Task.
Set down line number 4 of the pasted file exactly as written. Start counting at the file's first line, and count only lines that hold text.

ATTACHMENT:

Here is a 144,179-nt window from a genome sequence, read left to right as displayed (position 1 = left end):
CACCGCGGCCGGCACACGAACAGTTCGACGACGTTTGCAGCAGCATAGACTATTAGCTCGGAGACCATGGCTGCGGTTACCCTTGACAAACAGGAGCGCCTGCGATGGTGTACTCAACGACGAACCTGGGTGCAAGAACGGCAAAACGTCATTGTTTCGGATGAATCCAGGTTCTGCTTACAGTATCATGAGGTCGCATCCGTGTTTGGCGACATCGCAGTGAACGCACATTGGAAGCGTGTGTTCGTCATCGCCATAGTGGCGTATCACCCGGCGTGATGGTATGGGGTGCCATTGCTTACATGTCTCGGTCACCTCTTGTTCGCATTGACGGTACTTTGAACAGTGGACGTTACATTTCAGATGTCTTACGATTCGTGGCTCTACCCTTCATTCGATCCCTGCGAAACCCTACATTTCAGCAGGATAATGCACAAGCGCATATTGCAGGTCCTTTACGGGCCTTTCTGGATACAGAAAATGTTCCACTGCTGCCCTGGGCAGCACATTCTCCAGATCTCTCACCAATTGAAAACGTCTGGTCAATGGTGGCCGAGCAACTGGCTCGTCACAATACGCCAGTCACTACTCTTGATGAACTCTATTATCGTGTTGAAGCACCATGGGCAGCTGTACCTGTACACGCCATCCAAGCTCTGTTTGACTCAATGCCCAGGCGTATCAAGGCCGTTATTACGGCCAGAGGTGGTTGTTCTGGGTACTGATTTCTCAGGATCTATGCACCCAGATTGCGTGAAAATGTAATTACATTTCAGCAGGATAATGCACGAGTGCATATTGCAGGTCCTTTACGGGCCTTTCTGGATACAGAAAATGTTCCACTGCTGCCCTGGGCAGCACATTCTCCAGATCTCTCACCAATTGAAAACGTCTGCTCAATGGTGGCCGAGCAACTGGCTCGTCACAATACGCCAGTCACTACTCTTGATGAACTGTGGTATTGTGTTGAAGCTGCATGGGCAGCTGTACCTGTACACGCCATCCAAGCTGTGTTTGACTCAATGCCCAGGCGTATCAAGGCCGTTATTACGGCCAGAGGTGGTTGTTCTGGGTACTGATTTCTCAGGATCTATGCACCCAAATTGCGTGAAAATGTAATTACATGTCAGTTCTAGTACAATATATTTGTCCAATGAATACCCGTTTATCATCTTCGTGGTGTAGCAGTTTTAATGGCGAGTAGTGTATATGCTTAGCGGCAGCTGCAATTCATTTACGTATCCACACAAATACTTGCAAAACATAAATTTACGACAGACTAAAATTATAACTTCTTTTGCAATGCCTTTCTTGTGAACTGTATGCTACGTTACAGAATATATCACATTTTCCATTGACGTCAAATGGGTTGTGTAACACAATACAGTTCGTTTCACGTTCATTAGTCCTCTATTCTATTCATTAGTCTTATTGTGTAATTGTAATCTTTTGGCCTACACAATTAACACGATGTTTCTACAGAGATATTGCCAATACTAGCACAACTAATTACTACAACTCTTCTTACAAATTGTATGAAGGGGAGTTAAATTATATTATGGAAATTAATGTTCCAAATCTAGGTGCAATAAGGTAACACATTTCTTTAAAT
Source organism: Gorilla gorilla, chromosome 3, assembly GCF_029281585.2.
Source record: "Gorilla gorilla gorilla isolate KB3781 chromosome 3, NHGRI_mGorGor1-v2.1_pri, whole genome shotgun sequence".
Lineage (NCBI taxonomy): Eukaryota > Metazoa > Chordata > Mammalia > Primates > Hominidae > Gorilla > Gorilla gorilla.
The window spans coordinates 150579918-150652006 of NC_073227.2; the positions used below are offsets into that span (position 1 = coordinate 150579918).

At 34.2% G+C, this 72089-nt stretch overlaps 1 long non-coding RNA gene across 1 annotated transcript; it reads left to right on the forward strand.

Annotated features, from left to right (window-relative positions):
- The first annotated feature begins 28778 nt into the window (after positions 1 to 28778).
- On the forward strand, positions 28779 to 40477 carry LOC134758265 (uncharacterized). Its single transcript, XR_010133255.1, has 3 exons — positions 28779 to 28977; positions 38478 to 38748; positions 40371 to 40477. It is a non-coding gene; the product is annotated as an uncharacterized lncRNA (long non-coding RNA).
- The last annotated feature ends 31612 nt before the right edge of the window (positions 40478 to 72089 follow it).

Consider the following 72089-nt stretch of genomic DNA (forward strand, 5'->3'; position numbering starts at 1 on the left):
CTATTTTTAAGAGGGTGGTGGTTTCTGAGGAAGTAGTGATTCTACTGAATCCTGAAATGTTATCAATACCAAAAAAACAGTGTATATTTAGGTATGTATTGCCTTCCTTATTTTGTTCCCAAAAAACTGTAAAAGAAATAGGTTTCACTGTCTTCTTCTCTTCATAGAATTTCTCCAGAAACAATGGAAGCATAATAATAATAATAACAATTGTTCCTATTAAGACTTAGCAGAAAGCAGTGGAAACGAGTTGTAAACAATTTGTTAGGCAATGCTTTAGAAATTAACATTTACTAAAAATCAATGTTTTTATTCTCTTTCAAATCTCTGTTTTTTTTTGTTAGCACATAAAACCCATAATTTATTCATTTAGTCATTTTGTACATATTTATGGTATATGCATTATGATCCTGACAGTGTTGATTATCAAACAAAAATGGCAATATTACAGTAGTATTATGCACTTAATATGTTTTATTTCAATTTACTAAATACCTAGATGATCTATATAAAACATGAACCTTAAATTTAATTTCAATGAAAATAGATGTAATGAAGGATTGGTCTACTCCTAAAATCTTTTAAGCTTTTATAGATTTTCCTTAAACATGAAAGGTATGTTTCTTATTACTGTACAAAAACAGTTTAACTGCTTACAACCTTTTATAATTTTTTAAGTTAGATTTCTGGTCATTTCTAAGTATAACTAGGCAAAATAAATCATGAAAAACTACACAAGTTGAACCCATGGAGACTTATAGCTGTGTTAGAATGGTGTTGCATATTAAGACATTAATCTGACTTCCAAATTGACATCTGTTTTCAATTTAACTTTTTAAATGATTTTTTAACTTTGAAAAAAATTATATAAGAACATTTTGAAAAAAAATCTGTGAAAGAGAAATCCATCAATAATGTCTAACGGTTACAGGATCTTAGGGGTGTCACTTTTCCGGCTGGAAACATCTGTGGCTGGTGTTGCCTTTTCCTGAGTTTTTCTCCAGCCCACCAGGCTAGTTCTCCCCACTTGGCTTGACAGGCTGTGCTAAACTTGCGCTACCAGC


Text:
Source record: "Gorilla gorilla gorilla isolate KB3781 chromosome 3, NHGRI_mGorGor1-v2.1_pri, whole genome shotgun sequence".